To celebrate LGBT History Month, 2013, Polari is publishing a daily series of LGBT Heroes, selected by the magazine’s team of writers and special contributors.
Dudley Cave – Activist
by Wendyl Harris
One of Dudley Cave’s many claims to fame was that he was in Bridge Over the River Kwai. No, not the film, the actual World War II Japanese POW camp.
A pacifist at heart, Dudley was torn between registering as a conscientious objector and joining up to fight the atrocities of Nazism. He found himself posted to the Far East instead. Dudley told the story that in those days the establishment didn’t care who you were and what you did with whom, they needed bodies to fight; a not uncommon story as we’ve seen from the tragic fate of Alan Turing, trusted with the nation’s security in wartime, reviled and persecuted in peacetime.
Dudley was one of an estimated 250,000 LGBT people who served during the war. He said they didn’t really have any homophobia then, everyone knew he was ‘queer’ so what was the point.
But Dudley’s exploits didn’t end there. Once home he continued to live openly as a gay man despite the risk of blackmail or arrest in an era when homosexuality was a criminal offence and persecution was rife. In 1954 he was sacked from his job for being gay, though in the same year met his life long partner Bernard Williams, an RAF veteran. They were lovers and activists for forty years until Bernard’s death in 1994.
I was lucky enough to meet and get to know Dudley back in his days at London Lesbian and Gay Switchboard, where he was one of the founder members in 1974.
His awareness of the struggles facing bereaved LGBT partners in a society that gave them no legal recognition – exclusion from a lover’s funeral, eviction from a joint home, denial of inheritance – led Dudley and Bernard to found the Lesbian and Gay Bereavement Project in 1980, winning the battle for charitable status when the Charity Commission had initially wanted the word ‘gay’ removed as offensive. The Bereavement Project was to become a vital community resource during the AIDS pandemic.
Dudley was also a member of the Unitarian Church and played a key role in the early ’70s in the Church’s advocacy of gay rights, securing ordination for LGBT people, and blessings of same-sex relationships. I was in the Sisters of Perpetual Indulgence and we had wanted to ‘saint’ Dudley, a celebratory ceremony held to honour the great and good in our community, but his role as a Unitarian made him uncomfortable agreeing to this.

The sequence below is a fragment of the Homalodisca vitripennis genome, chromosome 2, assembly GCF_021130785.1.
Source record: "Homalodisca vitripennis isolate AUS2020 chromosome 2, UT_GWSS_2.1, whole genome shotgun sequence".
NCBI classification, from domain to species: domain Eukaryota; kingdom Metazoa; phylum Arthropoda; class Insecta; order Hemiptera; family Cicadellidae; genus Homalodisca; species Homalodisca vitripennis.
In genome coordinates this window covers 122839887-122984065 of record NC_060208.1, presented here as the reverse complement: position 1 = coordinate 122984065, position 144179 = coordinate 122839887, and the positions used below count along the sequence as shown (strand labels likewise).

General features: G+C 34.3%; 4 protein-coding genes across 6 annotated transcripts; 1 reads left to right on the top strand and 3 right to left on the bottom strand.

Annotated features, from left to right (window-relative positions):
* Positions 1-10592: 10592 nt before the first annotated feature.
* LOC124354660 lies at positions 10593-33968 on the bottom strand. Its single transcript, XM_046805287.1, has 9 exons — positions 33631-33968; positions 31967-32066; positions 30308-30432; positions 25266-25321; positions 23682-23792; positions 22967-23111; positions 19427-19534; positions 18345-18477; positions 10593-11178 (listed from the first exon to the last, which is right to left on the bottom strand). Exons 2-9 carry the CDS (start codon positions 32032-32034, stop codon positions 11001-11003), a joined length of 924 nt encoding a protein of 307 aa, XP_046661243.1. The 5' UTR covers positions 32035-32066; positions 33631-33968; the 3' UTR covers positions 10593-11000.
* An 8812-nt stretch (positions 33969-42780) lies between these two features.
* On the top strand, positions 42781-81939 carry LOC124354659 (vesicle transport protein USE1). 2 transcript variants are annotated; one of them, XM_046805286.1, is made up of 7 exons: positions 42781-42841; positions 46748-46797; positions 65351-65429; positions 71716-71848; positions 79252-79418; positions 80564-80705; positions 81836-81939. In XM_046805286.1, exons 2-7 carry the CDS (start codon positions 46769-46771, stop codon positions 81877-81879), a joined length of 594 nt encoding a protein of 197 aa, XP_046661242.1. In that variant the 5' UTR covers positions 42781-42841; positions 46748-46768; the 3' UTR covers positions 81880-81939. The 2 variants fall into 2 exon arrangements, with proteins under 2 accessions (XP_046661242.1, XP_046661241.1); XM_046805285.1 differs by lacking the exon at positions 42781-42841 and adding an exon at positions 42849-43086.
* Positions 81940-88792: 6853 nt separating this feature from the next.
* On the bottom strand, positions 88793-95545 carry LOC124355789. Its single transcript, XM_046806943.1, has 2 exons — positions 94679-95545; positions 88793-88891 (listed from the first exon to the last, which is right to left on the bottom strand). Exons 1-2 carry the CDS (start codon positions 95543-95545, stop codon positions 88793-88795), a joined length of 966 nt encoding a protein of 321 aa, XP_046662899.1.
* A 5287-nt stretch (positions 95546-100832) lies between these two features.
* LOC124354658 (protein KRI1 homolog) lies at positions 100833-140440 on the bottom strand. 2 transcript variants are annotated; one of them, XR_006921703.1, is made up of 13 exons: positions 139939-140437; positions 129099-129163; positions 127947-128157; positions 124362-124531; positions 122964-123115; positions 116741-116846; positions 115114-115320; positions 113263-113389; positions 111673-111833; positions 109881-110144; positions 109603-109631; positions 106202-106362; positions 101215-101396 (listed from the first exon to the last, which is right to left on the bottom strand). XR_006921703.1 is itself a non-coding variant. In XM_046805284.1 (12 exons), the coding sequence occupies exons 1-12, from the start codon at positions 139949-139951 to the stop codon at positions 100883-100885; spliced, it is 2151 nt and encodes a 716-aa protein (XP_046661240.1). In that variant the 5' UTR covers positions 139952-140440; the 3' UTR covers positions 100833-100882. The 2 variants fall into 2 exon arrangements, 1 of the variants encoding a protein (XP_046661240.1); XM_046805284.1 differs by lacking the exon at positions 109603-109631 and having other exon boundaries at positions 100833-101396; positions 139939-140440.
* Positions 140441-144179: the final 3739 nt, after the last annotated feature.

Despite his own wartime experiences, Dudley’s pacifist and religious beliefs made him a leading figure in the peace and forgiveness initiative with Japan. He lectured extensively and was involved with establishing the Peace Temple near the River Kwai.
By the 1980s he had ‘unfinished business’ – the ban on Lesbians and Gays in the military. He also took on the Royal British Legion who condemned the idea of gay remembrance as ‘disgusting’ and ‘offensive’, and refused to acknowledge that LGBT people had fought and died for their country too. Dudley participated in Outrage! Queer Remembrance Day laying a pink triangle wreath.
I had some of my best days listening to his stories and learning of our heritage while on the phone lines with Dudley. He taught me so much about love and forgiveness. Sometimes, when I am tempted to despair over our petty internal squabbles and fragmentation, I always think of Dudley. Back then they didn’t have computers or as good an understanding of community diversity – the word ‘gay’ was a generic term for everybody, or as Dudley would say, “My dear, we didn’t know any better then”; but they knew what it felt like to be different, to be ostracised. There weren’t hundreds of pubs and clubs and groups but there was a sense that family, our Queer family needed to care for each other, build and value a world together. It’s a life none of us might be enjoying today but for Dudley Cave.